Now that I’m here, the south of France seems a lifetime ago. I’m picking up the rhythm of things here, and planning for the spring season. Strictly Rhythm scored a nice third in Marseille, and will win a race soon. She came back home well, and will probably run at St. Cloud or Deauville in about two weeks. Poor Turfani was unlucky again. When we left Cagnes, the STH gave her a stall sized for a mini-Shetland and when she came off the box in Marseille she had stepped on herself. She normally never has a problem traveling, so it was definitely the tight quarters. The injury was superficial, and the ground looked good, so I was still optimistic. Then after the first race, the skies opened up. The downpour lasted more than an hour, and by the time it was finished, the track had turned to slop. Turfani ran accordingly. Strictly Rhythm was lucky enough to get the last of the decent going. It’s frustrating, but it’s time to call time on her career and let her go off to stud.
Back home, Shinko seems well. If we can keep him down to a dull roar for a bit, he will wait until the Tierce on March 24 for his next race. But just in case we can’t sit on him any more, he’s entered in a claimer next week. The other three-year-old fillies seem very well. Rendition, purchased at last year’s breeze-up sale, seems finally almost ready to debut. Rue de Belleyme will take a little longer, but also seems on track.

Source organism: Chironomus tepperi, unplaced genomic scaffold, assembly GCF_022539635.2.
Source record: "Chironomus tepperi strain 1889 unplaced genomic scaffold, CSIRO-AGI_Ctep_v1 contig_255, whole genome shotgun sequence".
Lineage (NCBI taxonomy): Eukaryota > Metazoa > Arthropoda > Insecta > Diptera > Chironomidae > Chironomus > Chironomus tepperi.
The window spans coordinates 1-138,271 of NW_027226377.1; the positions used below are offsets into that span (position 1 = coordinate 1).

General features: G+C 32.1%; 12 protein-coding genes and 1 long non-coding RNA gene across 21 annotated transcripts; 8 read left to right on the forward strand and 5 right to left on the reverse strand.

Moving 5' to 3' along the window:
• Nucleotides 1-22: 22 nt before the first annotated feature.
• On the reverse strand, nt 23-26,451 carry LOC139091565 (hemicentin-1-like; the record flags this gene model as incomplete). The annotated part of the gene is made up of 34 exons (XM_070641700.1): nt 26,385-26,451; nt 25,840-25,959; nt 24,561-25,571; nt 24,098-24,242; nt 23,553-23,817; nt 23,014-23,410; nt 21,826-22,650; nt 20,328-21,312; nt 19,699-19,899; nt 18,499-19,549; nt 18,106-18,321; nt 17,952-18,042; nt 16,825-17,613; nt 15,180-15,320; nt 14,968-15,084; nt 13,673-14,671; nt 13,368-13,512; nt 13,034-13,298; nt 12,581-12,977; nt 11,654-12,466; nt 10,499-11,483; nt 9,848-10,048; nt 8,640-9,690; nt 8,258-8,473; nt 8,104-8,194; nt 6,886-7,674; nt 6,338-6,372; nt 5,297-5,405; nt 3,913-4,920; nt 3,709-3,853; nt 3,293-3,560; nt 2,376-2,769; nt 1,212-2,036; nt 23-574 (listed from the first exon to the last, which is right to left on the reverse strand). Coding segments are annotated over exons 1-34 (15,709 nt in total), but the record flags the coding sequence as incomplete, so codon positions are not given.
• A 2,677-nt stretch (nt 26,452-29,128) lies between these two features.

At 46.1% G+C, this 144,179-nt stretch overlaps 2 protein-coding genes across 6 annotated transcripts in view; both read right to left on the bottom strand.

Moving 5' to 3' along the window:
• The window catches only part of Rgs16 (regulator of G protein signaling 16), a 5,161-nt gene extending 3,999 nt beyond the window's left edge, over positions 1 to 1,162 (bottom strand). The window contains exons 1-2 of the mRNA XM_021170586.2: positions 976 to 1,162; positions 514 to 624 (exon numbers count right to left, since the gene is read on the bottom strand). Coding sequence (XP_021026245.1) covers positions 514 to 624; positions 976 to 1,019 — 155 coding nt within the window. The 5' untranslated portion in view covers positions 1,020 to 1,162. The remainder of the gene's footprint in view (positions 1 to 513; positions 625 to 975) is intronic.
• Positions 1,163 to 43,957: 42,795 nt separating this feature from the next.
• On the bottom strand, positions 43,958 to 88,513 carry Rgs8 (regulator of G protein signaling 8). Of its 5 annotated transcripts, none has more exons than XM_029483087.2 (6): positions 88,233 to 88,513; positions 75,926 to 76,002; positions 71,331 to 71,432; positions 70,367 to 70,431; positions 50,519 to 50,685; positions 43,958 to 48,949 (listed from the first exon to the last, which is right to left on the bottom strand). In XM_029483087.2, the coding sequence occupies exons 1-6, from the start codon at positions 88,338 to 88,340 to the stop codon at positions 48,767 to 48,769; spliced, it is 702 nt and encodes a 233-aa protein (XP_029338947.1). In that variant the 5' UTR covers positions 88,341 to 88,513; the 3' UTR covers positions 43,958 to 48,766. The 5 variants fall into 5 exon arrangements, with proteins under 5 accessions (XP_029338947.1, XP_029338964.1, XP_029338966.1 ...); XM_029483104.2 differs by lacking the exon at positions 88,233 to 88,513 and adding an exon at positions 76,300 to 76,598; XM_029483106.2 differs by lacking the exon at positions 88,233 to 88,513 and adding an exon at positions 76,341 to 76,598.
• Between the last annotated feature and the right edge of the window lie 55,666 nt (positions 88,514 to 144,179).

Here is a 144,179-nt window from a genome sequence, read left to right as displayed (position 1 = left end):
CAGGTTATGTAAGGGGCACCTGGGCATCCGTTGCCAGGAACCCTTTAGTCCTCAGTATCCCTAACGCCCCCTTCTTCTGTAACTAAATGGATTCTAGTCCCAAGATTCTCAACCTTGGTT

We’re looking to sell on Blessing Belle, who really needs to go hurdling if she stays a racehorse. She doesn’t seem interested in showing much on the flat, and we want to move on to new things. She is sound and fit, so I hope she will be somewhat easy to place. She’s entered in a race next week, which she will run if she’s still here.
One of the upsides to stopping off in Marseille was a chance to see a colt called Batt Ling Jo win his maiden race. He is the brother of King Driver, bought by my Guernsey connections as a yearling and now ready to come into work. It is a very exciting family, and we all have high hopes for King.